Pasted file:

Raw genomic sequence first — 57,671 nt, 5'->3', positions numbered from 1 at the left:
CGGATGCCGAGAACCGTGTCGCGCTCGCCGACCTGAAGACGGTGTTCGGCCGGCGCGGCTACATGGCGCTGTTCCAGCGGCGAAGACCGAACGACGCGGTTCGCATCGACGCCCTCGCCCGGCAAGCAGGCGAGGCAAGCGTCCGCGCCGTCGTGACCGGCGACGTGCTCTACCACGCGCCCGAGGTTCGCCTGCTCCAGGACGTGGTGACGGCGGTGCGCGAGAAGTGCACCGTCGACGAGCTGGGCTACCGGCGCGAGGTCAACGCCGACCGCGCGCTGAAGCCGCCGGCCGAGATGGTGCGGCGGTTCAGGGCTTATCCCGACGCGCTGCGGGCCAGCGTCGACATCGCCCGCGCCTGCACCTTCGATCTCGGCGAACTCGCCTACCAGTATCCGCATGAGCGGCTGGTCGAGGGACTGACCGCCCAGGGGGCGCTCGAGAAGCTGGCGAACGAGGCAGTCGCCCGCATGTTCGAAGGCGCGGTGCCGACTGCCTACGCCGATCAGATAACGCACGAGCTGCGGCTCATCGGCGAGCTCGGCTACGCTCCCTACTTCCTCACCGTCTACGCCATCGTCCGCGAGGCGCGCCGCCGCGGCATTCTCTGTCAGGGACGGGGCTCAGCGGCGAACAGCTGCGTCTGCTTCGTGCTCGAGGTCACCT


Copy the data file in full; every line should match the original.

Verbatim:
Raw genomic sequence first — 57,671 nt, 5'->3', positions numbered from 1 at the left:
CGGATGCCGAGAACCGTGTCGCGCTCGCCGACCTGAAGACGGTGTTCGGCCGGCGCGGCTACATGGCGCTGTTCCAGCGGCGAAGACCGAACGACGCGGTTCGCATCGACGCCCTCGCCCGGCAAGCAGGCGAGGCAAGCGTCCGCGCCGTCGTGACCGGCGACGTGCTCTACCACGCGCCCGAGGTTCGCCTGCTCCAGGACGTGGTGACGGCGGTGCGCGAGAAGTGCACCGTCGACGAGCTGGGCTACCGGCGCGAGGTCAACGCCGACCGCGCGCTGAAGCCGCCGGCCGAGATGGTGCGGCGGTTCAGGGCTTATCCCGACGCGCTGCGGGCCAGCGTCGACATCGCCCGCGCCTGCACCTTCGATCTCGGCGAACTCGCCTACCAGTATCCGCATGAGCGGCTGGTCGAGGGACTGACCGCCCAGGGGGCGCTCGAGAAGCTGGCGAACGAGGCAGTCGCCCGCATGTTCGAAGGCGCGGTGCCGACTGCCTACGCCGATCAGATAACGCACGAGCTGCGGCTCATCGGCGAGCTCGGCTACGCTCCCTACTTCCTCACCGTCTACGCCATCGTCCGCGAGGCGCGCCGCCGCGGCATTCTCTGTCAGGGACGGGGCTCAGCGGCGAACAGCTGCGTCTGCTTCGTGCTCGAGGTCACCT